Dragon 1/48 Scale Injected Plastic Kit
Long! That’s the first word that comes to mind when I think of this one. From start to end, this was a little over four month build – about two or three times as long as I normally take. I decided to tackle the Dragon kit for a couple of reasons; the first that the kit looked interesting and secondly, because I wanted to have a go at a free-handed paint scheme.
The kit itself is decently molded, with a parts breakdown that presented no real problems. Also included are a couple of frets of photo-etched detail parts for the cockpit and canopy. The decal sheet provides for both the box art featured aircraft (Gunter Migge’s White 9), but also provides decals for any other White coded aircraft.
As you might expect, I begin with the cockpit. Dragon includes PE parts for the instrument panel and side consoles. Aside form these details, the kit cockpit is fairly basic and went together with not much difficulty.
As the cockpit assembly is installed into the assembled fuselage halves, I worked on this next. The assembly is straight forward if the instructions are followed. The cowling requires a little more attention, but as already noted, no real problems are encountered. I installed the cockpit tub next and then offered up the wing assembly to find a large wing root gap. I used some sprue to spread the lower fuselage to make a clean fit at the wing roots.
I completed the assembly as per the instructions, though I left off the undercarriage and other small breakable pieces in preparation for the painting. I cleaned up the radar antenna pieces, the propeller pieces and other sundry parts like the undercarriage assemblies so that I could paint them at the same time as the airframe.
Paint and Decals
I decided to use Tamiya Acrylics mixed to the correct colour for the paints on this one. But first, I panted the entire airframe and most of the components with Floquil Old Silver in preparation for the weathering stage later.
I mixed up the RLM76 first, and applied it to the lower airframe, the fuselage sides and other appropriate areas using my Aztec 470. When that was dry, I mixed up the 74 and 75 according to the Tamiya mixing ratios and applied them appropriately. At this point in the project I decided to make an anonymous aircraft rather than Gunther Migge’s “White 9”. With that settled, I allowed myself a little artistic license and I applied some simple mottling on the fuselage sides as well as on the fin and rudder.
Once the camouflage had cured completely, I masked and sprayed the black markings on the forward fuselage and once again set it aside to dry. Very little touch up was required, unusually for me, and once I had let the model dry again for a couple of days in preparation for the gloss coat which I completed with Pollyscale Gloss Acrylic Flat.
The kit supplied decals were of typical Dragon quality, well printed but a little on the thick side. The kit sheet comes with fuselage codes of 0 through 9 and with enough Werk Number decals to be able to make any number. I have recently become a convert to Mr. Mark Decal Softener as my decal solution of choice and I used it to good effect on these. As an aside, I have developed a technique with this product that has finally given me silver free stencil decals. I literally place the decal on a small puddle of the Mr. Mark solution and let it suck the decal down – works every time. Consequently, decaling has become a joy for me again and this model was no exception.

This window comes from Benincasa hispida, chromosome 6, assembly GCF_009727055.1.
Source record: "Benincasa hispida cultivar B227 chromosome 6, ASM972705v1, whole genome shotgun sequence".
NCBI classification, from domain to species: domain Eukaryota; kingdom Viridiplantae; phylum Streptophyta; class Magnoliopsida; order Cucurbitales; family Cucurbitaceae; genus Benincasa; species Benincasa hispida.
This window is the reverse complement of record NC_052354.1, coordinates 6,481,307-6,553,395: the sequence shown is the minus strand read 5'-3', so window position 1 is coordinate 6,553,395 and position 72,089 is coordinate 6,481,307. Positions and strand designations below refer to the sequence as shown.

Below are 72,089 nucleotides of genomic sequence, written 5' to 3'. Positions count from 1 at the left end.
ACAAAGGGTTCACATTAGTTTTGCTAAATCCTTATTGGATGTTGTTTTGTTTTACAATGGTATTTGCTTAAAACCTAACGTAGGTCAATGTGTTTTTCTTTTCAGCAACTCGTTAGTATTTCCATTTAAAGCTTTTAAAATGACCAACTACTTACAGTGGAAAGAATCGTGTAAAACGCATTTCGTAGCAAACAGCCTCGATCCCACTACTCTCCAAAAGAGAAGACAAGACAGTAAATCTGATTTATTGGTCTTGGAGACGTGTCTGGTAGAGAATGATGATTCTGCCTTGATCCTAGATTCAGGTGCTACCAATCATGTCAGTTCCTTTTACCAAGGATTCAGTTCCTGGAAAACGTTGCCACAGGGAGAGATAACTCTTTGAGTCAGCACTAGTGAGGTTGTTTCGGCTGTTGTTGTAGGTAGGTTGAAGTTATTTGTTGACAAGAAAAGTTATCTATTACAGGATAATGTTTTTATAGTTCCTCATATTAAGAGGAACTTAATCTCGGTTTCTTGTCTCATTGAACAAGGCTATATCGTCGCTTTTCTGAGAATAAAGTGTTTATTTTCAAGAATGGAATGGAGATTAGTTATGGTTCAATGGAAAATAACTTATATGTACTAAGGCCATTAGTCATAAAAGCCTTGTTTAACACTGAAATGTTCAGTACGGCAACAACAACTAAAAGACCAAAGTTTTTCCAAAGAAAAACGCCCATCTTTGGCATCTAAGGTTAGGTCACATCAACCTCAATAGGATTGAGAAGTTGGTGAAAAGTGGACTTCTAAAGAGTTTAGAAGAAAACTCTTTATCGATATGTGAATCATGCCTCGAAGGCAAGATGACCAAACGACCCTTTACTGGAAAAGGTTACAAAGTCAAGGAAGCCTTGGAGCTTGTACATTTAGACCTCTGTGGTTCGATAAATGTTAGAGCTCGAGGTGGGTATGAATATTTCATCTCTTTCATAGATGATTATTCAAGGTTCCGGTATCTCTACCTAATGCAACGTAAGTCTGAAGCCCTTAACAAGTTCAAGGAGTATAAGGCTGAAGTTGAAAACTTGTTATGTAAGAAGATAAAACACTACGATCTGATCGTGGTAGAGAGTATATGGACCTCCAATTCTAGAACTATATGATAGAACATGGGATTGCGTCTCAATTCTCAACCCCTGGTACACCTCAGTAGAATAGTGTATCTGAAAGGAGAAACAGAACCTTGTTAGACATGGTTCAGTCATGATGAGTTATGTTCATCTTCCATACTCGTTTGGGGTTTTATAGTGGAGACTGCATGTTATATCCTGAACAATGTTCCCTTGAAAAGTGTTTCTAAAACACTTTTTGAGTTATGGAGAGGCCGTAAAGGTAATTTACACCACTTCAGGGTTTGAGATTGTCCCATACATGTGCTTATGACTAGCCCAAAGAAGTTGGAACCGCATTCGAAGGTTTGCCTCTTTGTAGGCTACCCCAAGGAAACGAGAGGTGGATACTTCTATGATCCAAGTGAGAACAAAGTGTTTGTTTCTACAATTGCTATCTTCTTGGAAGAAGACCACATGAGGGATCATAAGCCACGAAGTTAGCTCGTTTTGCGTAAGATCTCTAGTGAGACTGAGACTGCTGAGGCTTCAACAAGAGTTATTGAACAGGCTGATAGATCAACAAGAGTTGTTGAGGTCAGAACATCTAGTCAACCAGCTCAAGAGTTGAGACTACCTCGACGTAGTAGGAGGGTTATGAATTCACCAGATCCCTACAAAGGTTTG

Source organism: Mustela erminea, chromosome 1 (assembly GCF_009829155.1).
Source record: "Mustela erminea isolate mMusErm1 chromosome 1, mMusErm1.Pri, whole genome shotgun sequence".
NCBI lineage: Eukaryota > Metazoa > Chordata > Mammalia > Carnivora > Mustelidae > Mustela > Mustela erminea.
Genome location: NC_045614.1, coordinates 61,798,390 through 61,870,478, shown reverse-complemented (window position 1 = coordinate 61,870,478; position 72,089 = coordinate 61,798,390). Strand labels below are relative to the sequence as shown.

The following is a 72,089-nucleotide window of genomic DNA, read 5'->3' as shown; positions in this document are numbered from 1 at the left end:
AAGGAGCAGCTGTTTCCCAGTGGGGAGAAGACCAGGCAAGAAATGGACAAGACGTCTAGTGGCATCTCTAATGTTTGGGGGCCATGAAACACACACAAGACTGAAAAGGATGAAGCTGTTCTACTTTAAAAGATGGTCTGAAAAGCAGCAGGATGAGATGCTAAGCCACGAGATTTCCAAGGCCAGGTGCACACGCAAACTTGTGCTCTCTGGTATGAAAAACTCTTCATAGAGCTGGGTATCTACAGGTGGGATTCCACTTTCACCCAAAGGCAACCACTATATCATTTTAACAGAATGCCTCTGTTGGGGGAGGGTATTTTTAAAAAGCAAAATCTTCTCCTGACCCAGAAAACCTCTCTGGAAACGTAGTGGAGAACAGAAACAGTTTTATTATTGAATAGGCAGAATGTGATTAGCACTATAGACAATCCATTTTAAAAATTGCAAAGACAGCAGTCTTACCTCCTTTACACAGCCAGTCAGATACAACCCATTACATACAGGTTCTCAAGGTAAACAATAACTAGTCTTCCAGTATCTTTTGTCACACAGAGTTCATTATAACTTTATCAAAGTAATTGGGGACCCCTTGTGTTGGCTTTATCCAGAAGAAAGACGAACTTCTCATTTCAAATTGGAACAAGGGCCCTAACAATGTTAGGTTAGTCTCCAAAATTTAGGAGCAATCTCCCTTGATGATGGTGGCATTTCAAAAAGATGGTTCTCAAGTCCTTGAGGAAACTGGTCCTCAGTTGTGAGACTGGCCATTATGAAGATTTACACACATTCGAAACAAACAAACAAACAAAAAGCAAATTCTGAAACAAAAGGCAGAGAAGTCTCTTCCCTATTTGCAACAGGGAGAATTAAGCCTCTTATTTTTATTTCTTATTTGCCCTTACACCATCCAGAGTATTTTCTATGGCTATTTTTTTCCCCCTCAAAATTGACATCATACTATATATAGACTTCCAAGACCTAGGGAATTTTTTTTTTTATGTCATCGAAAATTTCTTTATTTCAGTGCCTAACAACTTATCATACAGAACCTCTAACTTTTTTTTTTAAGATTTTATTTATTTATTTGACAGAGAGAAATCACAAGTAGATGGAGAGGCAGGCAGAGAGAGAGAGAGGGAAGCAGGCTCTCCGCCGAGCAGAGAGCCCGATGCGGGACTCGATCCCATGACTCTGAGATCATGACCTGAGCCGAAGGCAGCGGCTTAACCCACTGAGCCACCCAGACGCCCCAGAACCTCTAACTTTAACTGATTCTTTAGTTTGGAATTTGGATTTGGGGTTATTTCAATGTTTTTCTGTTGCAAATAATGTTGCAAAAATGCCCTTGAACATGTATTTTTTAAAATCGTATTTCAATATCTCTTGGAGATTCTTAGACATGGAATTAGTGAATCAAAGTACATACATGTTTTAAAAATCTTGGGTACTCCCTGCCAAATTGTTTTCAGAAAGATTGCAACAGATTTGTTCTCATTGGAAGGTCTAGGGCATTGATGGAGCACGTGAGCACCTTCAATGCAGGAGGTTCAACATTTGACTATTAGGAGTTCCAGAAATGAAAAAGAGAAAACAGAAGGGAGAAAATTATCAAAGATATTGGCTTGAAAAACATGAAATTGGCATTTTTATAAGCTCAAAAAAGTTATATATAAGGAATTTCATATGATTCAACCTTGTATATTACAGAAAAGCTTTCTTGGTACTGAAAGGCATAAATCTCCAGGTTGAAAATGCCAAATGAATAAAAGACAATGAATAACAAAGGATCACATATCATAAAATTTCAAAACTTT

With the decaling complete, I applied a wash to the control surfaces and access panels only, and then sealed it all up with another coat of the gloss. Before applying the flat coat, I used some very heavily thinned light gray applied to the center of the panels and other high wear areas to break up the monotone quality to the paint finish and add interest to the model. When I was happy with all that, I sealed it all up with a couple of coats of Pollyscale Flat.
Weathering and Final Assembly
Adding the bits and pieces is always the most nerve wracking part of a project for me. In this case, it was even worse as the details included the radar antenna array. I made myself work slowly and carefully I began with the previously painted and weathered undercarriage. Once I had the model on its wheels, I added the small antennas on the underside rear fuselage, the fuel tank and the pilot access step.
With the underside complete, I worked on completing the canopy and windshield parts and then added the radar antenna array. It went surprisingly well! I applied a little more Pollyscale Flat to ensure there were no shiny spots from the CA glue I used to attach most of the parts at this stage.
Once I saw the very nearly complete model, I must admit I didn’t want to weather it at all – so I really didn’t.
Last, I drilled through the canopy and threaded some invisible thread through and attached it to the framing under the solid part at the rear of the canopy. With that glued and strong, I placed the canopy in the open position on the fuselage and then attached the other end to the post on the fin. With that done and nicely taught, the model was finished.
References and Credits
Copyright: I claim original work and Copyright 2020 for the text on this page and the photos of the model(s) except where explicitly noted (typically, italicised text denotes quoted content). I am indebted to the authors of the listed reference sites and books for their research. Except where explicitly noted otherwise, I sourced all other images and photos from the general internet and are used under fair-use policy. Any copyrighted images will be removed or credited forthwith upon request by its rightful owner with my thanks.